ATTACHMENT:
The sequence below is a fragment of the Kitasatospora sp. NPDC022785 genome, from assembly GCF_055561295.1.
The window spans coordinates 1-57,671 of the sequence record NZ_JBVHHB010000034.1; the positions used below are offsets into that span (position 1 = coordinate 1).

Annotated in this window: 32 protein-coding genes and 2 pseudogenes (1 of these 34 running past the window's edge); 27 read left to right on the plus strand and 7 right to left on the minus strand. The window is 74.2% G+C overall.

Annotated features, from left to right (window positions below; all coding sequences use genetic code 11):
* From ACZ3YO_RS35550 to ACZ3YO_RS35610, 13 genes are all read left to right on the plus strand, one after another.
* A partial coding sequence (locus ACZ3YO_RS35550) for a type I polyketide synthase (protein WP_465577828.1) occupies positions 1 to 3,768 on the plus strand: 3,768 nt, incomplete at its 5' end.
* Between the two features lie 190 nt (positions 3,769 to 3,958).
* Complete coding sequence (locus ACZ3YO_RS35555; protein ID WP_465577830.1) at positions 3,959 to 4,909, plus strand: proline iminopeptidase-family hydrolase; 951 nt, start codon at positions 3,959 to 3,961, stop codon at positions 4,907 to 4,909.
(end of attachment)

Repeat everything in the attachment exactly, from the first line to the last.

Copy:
The sequence below is a fragment of the Kitasatospora sp. NPDC022785 genome, from assembly GCF_055561295.1.
The window spans coordinates 1-57,671 of the sequence record NZ_JBVHHB010000034.1; the positions used below are offsets into that span (position 1 = coordinate 1).

Annotated in this window: 32 protein-coding genes and 2 pseudogenes (1 of these 34 running past the window's edge); 27 read left to right on the plus strand and 7 right to left on the minus strand. The window is 74.2% G+C overall.

Annotated features, from left to right (window positions below; all coding sequences use genetic code 11):
* From ACZ3YO_RS35550 to ACZ3YO_RS35610, 13 genes are all read left to right on the plus strand, one after another.
* A partial coding sequence (locus ACZ3YO_RS35550) for a type I polyketide synthase (protein WP_465577828.1) occupies positions 1 to 3,768 on the plus strand: 3,768 nt, incomplete at its 5' end.
* Between the two features lie 190 nt (positions 3,769 to 3,958).
* Complete coding sequence (locus ACZ3YO_RS35555; protein ID WP_465577830.1) at positions 3,959 to 4,909, plus strand: proline iminopeptidase-family hydrolase; 951 nt, start codon at positions 3,959 to 3,961, stop codon at positions 4,907 to 4,909.